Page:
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Courtney Mills
Courtney Mills
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PIP Gets New lease on Life

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Last week Friday Governor Charlie Christ’s representatives met in closed session with lobbyists from hospitals, trial lawyers, and auto insurance companies, in an effort to save PIP. A counselor to the governor told the men that a compromise had been reached between the House and Senate to save No-Fault.

According to original reporting in the Palm Beach Post, Christopher Kise, counselor and insurance point-man to the governor, told lobbyists that he was 90% confident that Christ would support the proposal to retain no-fault. According to Kise, the Florida state CFO Alex Sink had recently stepped up efforts to rescue PIP.

No more required PIP for drivers means that drivers will no longer automatically have medical coverage for auto accident injuries. Big insurance insists that no more mandatory PIP would save millions of dollars annually in auto insurance costs and reduce medical overtreatment. Maybe, but drivers would be without their accident injury protection.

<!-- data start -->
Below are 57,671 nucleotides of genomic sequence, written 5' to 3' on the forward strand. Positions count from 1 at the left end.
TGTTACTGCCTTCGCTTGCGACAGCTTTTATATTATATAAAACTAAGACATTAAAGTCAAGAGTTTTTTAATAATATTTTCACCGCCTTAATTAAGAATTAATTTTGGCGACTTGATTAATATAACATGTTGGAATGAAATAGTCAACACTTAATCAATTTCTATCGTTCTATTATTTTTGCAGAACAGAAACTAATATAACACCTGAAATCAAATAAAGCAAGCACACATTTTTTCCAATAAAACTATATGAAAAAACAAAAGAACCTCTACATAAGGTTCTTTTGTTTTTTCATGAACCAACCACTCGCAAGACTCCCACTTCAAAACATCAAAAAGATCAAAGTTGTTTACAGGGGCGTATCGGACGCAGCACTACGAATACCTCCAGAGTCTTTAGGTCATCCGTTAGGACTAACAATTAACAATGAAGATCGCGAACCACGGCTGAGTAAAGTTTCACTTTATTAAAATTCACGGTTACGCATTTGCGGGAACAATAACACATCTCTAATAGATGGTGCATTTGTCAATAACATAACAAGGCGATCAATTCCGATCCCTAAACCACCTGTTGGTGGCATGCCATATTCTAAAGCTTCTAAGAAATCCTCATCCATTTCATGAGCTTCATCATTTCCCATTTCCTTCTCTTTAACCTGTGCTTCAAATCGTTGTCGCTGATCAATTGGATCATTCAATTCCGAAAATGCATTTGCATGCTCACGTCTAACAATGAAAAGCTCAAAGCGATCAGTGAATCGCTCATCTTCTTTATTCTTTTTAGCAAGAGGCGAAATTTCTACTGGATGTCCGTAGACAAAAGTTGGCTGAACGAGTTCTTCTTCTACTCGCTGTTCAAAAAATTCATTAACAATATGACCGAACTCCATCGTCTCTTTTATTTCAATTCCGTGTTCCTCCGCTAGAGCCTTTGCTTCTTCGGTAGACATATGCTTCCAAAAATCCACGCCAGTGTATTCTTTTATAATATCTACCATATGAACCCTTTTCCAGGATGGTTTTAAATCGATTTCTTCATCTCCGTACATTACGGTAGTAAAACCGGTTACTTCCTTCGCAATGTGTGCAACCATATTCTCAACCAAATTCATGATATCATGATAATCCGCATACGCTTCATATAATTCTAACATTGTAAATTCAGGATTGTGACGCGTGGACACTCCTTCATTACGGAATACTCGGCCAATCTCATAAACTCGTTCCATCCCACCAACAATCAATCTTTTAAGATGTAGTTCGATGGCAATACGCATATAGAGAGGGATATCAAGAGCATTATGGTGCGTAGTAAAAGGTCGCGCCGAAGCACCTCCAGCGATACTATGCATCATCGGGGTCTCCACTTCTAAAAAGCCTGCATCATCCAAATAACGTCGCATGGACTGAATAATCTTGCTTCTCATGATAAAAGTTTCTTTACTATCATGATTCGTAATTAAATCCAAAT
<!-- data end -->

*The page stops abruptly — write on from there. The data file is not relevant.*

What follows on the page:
An interest group representing two large Florida insurance companies promptly issued a blistering condemnation of the governor’s deal. “This proposal doesn’t fix anything. It makes the problem worse and more expensive for drivers,” said Allison North Jones, spokeswoman for the organization. “The various stakeholders can talk all they want about potential deals, but lawmakers need to focus on what’s best for their constituents.”

Lawmakers have not met finally to discuss PIP, although they plan to meet in a special legislative session next week on Thursday and Friday in order to keep PIP in effect.

For more information on this subject matter, please refer to the section on Car and Motorcycle Accidents.